From Ziggy Stardust Snakes To Klingon Newts: Over 160 New Species Discovered In The Greater Mekong

The newly described 'Ziggy Stardust' snake from Laos. Alexandre Teynié/WWF 

With scales like silver and an astonishing rainbow tinted head, this new species of snake discovered among the cliffs of northern Laos has been likened somewhat to David Bowie's alter ego Ziggy Stardust. The beautiful serpent is actually just one of 163 new species discovered in the region announced by the latest WWF report, Species Oddity. And they just keep turning up new species.

The organization has been compiling reports on new species found in the region since 1997, with this latest addition bringing the total number of new plants, birds, mammals, reptiles, fish and amphibians discovered in the Greater Mekong to an impressive 2,409 over that period.

This year’s report, which documents those species unearthed in 2015, includes among its numbers a newt that looks like a Klingon from Star Trek and a spiky-haired dragon-like lizard. The newt, given the official name Tylototriton anguliceps, is actually only the fourth species from this group of amphibians to have been found in Thailand, making it an incredibly rare discovery.

The Klingon newt from Thailand. Porrawee Pomchote/WWF

It’s not only reptiles and amphibians that are new to science. Researchers have also discovered a new type of bat, Murina kontumensis, in Vietnam, whose head and forearms are covered in thick wooly fur.

There has also been quite a few outstanding species of plants found in the region famed for its lush, abundant rainforests. One of the highlights is “the Banana Pride of Nan”, a rare banana species discovered in a small area of Thailand that has bright red flowers with tiny yellow structures, making it unique among the banana family.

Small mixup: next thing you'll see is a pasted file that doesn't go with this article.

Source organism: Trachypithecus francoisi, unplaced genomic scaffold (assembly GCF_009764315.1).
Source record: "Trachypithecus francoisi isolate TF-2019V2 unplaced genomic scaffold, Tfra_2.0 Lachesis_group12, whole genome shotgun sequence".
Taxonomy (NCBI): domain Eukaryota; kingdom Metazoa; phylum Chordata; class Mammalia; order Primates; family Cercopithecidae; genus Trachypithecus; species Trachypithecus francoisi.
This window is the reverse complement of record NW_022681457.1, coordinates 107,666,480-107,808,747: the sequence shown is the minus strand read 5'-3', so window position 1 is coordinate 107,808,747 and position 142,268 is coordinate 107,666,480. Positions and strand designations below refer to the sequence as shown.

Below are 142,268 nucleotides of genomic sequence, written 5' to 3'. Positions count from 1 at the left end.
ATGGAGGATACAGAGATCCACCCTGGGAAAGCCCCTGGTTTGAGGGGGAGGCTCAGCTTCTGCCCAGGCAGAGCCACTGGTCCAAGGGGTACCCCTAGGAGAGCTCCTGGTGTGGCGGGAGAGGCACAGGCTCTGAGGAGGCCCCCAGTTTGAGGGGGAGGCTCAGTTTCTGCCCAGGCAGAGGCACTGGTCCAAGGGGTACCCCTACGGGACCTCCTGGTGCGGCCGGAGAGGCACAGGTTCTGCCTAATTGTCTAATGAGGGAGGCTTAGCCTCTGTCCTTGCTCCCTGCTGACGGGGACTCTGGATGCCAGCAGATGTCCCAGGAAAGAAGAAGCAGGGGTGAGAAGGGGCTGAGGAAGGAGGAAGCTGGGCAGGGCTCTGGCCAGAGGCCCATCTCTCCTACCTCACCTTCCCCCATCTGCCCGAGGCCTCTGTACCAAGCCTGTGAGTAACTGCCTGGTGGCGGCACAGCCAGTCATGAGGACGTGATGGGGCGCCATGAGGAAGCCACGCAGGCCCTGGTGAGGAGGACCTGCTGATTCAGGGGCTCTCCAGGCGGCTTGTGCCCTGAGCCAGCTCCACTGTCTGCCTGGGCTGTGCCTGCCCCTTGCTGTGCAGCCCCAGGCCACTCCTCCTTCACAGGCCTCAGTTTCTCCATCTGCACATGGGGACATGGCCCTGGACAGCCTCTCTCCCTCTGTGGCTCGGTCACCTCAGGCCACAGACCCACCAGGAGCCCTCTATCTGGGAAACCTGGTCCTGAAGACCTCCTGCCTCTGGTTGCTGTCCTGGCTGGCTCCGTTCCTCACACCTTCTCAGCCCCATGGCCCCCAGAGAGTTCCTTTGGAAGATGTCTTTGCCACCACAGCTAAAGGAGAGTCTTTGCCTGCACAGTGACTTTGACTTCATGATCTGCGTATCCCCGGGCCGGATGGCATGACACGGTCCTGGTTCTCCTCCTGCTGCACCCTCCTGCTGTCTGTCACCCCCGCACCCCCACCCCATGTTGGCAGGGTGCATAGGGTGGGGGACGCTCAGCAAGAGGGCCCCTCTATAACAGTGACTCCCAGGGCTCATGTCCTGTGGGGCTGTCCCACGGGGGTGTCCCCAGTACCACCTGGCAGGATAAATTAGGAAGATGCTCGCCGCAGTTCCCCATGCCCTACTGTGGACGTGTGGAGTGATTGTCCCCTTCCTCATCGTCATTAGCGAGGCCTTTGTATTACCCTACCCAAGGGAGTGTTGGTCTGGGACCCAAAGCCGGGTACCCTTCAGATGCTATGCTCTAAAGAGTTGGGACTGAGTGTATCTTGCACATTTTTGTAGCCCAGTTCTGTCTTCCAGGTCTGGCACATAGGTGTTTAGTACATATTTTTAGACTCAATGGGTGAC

The Banana Pride of Nan. Wande Inta/WWF 

While the new species being discovered are to be celebrated, there is also caution to be taken. For example, the Banana Pride of Nan – scientifically known as musa nanensis – has only been found in two small populations in a region heavily threatened by deforestation and despite being such a new species to science, is already considered critically endangered.

This, unfortunately, is indicative of many of the new plants and animals that are being discovered.

The report is the effort of hundreds of scientists working right across the region, from the mountains of Myanmar to the lowlands of Vietnam, who flock every year to the Mekong to study the incredible array of wildlife in the river basin.

The Chin Hills of Myanmar, where further new species may be awaiting discovery. Nobuyuki Tanaka/WWF

“These scientists, the unsung heroes of conservation, know they are racing against time to ensure that these newly discovered species are protected,” said Jimmy Borah, the Wildlife Programme Manager for the WWF-Greater Mekong region.

With over 300 million people in the region who depend on the Greater Mekong, the environment is coming under increasing pressure, as rivers are dammed, forests are felled, and wildlife trapped and sold for the meat and pet trade. The challenge is undeniably huge, but with a better understanding of these places, and an increased effort to close down illegal activity, it is hoped many species will be saved.

The spiky-frilled Phuket Horned Tree Agamid, discovered on the tourist island. Montri Sumontha/WWF

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